The Fun Stuff
If I ever got stuck on a desert island, I'd hope to get stuck with Survivorman, Frank Sinatra, and Emeril.
Unfortunately these were not the people with whom I set out from Tahoe on the fine, sunny morning of March 19 to scamper up and snowboard down the Matterhorn. The sun and blue sky was a welcome sight after months stuck in college up in Washington... a place where, unlike California, it actually snows.
No, the three men in the car were a far different set of characters. I haven't yet had the relief of climbing with fellow women, and I very much look forward to the experience. Meanwhile, I'm happy with the boys. For their privacy and safety, they will be referred to hereafter as Hippy, Manbeast, and Old Man. Hippy has a dog, lives out of his truck, and likes to make random pleasantly phrased comments about the evils of Western medicine. Manbeast is pretty self-explanatory, expressing affection only toward his fat cat, his girl, and his dinner. Old Man is a 20-something work-from-home troll of a man; the highlights of his day are inspecting the mess of his growing beard for tasty bites of last night's dinner and glaring out at the world over his black cup of coffee each morning. I'm Manbeast's girlfriend, who earns her space on the truck by keeping up, always sharing her leftovers and dropping hints whenever the boys start climbing up the wrong peak ("Wow, that peak way over there is awful pretty. Looks kinda like the one we were plannin' on climbing, don't it guys?").
We had shoved our snowboards and mountain gear in the back of Hippy's big red truck (to the objections of the poor dog) and set off on the highway. We passed many redneck outposts scattered across western Nevada and eastern California, butted up against the awesome Sierras jutting out of the desert. I'd gladly buy a trailer and work as a casino waitress just to wake up every morning to that view. And the gas prices.
The guys are solid backcountry snowboarders (when they get on the right mountain), but when it comes to finding the greasiest, saltiest grub in the land, those boys shine. About 45 minutes north of Bridgeport is the Topaz Lodge 24-hour Casino. It's a gem, and the locals agree -- they were in stuffing the slots after church that Sunday morning. (Desperate exaggerated stereotyping aside, everyone we met were truly wonderful, friendly people.)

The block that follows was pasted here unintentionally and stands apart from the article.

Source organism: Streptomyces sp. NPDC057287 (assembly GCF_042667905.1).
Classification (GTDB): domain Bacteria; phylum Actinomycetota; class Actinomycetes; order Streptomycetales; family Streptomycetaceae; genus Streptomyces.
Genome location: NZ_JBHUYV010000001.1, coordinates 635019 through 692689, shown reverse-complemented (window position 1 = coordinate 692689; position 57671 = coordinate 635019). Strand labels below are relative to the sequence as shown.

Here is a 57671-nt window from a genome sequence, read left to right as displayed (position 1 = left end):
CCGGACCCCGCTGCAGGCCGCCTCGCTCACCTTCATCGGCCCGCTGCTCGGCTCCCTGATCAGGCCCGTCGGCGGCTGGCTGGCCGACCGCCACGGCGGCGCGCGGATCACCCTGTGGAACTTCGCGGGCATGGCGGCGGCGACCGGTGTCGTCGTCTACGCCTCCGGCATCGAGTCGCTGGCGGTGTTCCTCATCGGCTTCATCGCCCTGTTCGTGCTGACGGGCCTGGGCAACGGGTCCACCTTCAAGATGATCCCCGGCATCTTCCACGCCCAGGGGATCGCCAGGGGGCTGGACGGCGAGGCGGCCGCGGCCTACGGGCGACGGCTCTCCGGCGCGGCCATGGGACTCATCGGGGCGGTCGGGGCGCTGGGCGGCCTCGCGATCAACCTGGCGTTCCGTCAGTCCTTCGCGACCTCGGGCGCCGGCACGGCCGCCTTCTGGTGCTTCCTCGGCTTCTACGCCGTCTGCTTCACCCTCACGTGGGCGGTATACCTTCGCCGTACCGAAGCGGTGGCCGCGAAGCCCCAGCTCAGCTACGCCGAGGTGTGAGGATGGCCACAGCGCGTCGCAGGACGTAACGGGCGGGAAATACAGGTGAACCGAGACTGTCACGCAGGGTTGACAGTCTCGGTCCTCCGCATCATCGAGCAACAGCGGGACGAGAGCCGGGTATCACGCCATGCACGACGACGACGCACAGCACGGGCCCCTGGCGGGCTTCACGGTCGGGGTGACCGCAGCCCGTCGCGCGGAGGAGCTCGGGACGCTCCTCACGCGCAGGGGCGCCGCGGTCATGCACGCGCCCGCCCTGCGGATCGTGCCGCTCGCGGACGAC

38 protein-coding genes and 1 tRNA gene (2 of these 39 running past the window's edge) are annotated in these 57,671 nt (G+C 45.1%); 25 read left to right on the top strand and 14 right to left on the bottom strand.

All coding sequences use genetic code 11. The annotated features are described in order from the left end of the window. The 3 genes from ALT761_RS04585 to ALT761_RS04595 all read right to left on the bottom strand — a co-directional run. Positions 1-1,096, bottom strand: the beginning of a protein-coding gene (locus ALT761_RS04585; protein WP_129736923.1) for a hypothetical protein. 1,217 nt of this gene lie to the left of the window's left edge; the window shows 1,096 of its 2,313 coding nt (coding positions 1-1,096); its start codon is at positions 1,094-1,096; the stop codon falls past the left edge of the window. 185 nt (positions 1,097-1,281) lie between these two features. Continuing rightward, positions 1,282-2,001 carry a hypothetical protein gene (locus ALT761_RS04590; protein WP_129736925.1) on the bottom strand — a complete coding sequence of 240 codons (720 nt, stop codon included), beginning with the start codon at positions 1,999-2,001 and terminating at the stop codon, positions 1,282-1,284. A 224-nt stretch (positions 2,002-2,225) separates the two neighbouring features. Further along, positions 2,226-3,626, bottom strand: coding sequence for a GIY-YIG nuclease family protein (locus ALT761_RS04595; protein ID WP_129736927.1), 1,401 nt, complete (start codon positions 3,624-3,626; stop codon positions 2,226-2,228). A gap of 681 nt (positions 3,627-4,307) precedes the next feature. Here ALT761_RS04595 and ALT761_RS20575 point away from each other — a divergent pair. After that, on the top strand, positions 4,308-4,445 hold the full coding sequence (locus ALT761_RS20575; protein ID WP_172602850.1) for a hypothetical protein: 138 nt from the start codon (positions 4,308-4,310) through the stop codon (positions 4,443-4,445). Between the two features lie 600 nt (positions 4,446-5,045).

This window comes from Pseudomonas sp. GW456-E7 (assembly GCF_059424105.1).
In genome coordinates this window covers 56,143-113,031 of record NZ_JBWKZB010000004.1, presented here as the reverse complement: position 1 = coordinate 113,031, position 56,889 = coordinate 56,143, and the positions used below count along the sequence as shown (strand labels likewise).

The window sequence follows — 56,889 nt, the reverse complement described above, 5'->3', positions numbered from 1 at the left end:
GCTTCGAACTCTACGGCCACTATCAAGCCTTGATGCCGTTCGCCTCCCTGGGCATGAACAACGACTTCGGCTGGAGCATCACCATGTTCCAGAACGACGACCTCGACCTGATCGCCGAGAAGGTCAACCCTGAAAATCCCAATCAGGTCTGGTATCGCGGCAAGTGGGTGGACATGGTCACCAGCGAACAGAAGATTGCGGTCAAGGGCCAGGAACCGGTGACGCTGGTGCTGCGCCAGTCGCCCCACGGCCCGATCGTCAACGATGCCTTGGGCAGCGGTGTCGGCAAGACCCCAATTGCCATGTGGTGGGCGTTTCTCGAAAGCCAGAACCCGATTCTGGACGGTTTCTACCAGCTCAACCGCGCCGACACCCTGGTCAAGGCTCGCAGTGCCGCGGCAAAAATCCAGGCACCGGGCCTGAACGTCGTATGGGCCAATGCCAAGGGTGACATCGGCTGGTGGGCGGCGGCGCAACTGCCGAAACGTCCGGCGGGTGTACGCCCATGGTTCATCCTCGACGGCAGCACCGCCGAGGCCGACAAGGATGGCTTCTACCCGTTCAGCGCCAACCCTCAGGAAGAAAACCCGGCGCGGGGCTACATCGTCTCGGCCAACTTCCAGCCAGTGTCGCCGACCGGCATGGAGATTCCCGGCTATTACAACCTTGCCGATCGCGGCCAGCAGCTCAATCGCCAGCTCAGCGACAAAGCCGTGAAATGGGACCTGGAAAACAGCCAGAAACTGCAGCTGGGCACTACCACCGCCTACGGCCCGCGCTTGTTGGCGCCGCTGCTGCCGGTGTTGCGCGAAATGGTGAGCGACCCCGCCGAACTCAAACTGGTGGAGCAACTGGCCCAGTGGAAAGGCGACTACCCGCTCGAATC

Coming up to the peak
Bellies full, the climb began. Manbeast, Old Man and I struggled to navigate our splitboards up the first three miles of patchy snow and bushes. Hippy was the mule, hauling his board on his back to camp in the end of the valley around 8000'. He had strapped a bottle of red wine to the back of his dog to haul up, so we enjoyed the crisp evening in luxury and splendid company.
We awoke at the crack of 10 AM to solid cramponing snow.
Peeping over the summit
Some skiers we had seen the day before had caught the early part of the corn-window around 1:00, so we figured we'd make a lazy ascent and aim for a 3:00 ride. We rolled into the bowl below the Matterhorn, and then huffed our way up the east couloir to the saddle. The expanse of the Sierras laid out before us. I've spent most of my time in the central and north Cascades, and I've got to say, the Sierras take the cake. I only say that because as an ex-Forest Service ranger, I hate trees. Manbeast pulled me into a wind-protected corner and we slipped out of our crampons for the last scramble to the summit.
Hippy's dog summited. I hope Jack doesn't hear that.
The descent line
We dragged our snowboards over the rige to take a peep at Ski Dreams. Old Man reached the top of the line a bit ahead of me. He stabbed his snowboard into the snow and let out a whoop. "Oh man, this is going to be epic!" he shouted at me. "But I don't like epic," I replied, thinking he was kindly telling me it was suicide. It wasn't until I too touched the snow that I realized we were standing atop a beautiful descent line of delicious, wind-packed powder.
The cool chute
It was the best line I've had yet. We floated down Ski Dreams into the bowl, playing with the curves of the wide chute, and then swung across the valley to the top of the final chute through 100' beautiful walls to camp. Only the finely aged cheese and sausage we had waiting for us at camp were able to break the grins on our faces just enough to chew.
Camp to car, on the other hand, blew chunks. Postholing for three miles, I've discovered, isn't any more fun when you have a snowboard on your back.
To end on a positive note, the 24-hour casino diner was waiting for the boys with platters of nachos, cheese sticks, cheese-fried steak and big hamburgers to coat our aching muscles with fat, grease, and calories. We satisfied our stomachs and burped out happy noises of delight.
Summary of Useful Information
The conditions of Matterhorn at the time were perfect for touring and climbers accessing with snowshoes except for the first three miles, where extensive postholing and sketchy snow conditions must be suffered. From about 8000' upwards, we had solid cramponing in the morning up the east couloir to the base of the summit scramble. We had wind-packed powder coming down off the top of Ski Dreams around 3 PM. Even the chute pictured had good edging snow.[img:281512:alignright:small:The cool chute] Spring corn!